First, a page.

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Repercussions of the Christchurch massacre

March 19th, 2019

A conservative blogger interprets the Christchurch spree as an anti-traditionalist attack on traditional values. A pro-government pundit wonders if the massacre could be a secret service plot. An alt-left commentator calls on the government to distance itself from the terrorist’s ideology.

On Mandiner, Kristóf Trombitás interprets the Christchurch mosque shooting as the latest battle in the war between traditionalists and anti-traditionalists. The conservative blogger contends that the shooter was a crazy psychopath who used historical figures including the Hungarians János Hunyadi and Mihály Szilágyi, who fought the Ottoman invaders in the 15th century, for his sick purposes. Trombitás writes that the shooter’s crazy ideas and act of terror have nothing to with Christianity or conservatism.

In his blog, the pro-government pundit Zsolt Bayer suspects that the Christchurch bloodshed was orchestrated by secret services to weaken anti-immigration parties. Bayer finds the terrorist spree utterly inhumane, adding that 95 per cent of European terrorist attacks have been committed by Muslim radicals. Bayer speculates that the shooting will be attributed to anti-immigrant policies by their opponents. Bayer mentions other ‘suspicious’ details that suggest to him that the whole episode could have been orchestrated by the secret services. He goes so far as to predict that in a day or two we will hear news that the Christchurch shooter was a fan of PM Orbán. Bayer concludes his piece by claiming that we will never learn whether the Christchurch mass murder was indeed a clandestine operation, but we do know for sure that secret services has been active in helping pro-migration, antinationalist cosmopolitan parties.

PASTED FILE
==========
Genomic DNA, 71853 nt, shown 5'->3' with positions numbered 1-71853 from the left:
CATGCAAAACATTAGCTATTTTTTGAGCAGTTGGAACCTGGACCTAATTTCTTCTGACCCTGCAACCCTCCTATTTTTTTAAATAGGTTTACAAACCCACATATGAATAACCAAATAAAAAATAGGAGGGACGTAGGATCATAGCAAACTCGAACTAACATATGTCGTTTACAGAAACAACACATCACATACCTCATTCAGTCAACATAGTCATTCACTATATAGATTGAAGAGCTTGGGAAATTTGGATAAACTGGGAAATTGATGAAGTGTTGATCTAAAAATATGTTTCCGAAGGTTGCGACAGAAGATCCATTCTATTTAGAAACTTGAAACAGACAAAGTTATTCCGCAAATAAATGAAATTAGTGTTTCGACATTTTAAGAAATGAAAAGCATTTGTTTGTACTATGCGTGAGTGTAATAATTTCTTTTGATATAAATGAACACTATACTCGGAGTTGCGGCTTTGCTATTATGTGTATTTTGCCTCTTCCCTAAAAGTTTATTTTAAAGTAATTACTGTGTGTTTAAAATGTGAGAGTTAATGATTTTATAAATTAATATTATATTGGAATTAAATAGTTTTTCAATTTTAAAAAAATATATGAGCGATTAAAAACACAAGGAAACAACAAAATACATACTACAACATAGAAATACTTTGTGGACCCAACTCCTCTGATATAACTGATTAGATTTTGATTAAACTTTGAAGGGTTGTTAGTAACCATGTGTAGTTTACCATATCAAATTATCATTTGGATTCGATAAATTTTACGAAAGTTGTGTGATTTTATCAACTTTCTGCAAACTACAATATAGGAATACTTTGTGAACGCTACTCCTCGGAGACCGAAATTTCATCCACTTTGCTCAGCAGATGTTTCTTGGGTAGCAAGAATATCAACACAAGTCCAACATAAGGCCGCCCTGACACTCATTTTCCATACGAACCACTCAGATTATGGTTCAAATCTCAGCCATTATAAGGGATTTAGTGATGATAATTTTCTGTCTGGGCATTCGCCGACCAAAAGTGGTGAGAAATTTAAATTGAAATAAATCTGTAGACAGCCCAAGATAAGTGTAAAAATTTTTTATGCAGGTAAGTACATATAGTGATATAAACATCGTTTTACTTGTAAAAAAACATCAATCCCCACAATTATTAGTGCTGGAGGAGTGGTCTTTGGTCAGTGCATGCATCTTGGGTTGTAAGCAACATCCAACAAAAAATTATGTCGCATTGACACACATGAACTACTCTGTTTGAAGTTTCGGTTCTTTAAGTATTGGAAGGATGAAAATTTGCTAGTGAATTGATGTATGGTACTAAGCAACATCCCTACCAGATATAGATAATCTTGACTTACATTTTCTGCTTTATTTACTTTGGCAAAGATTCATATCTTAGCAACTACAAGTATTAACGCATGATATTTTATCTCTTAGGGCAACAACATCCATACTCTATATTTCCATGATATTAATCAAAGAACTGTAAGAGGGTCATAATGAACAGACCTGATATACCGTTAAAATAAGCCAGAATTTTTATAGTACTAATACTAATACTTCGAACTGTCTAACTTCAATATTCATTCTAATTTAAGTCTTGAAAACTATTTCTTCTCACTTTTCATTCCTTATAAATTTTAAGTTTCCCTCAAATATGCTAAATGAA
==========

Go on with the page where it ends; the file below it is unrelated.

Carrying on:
Mérce’s András Jámbor finds it sad that no Hungarian parties – with the honourable exception of the LMP – have publicly expressed their condolences. The alt-left blogger suggests that anti-immigrant political actors including the Hungarian government spread the same ‘fascist propaganda’ that was advocated by the Christchurch shooter. Jámbor would expect anti-immigration politicians and intellectuals to distance themselves clearly from the Christchurch terrorist as well as from his violent ideas.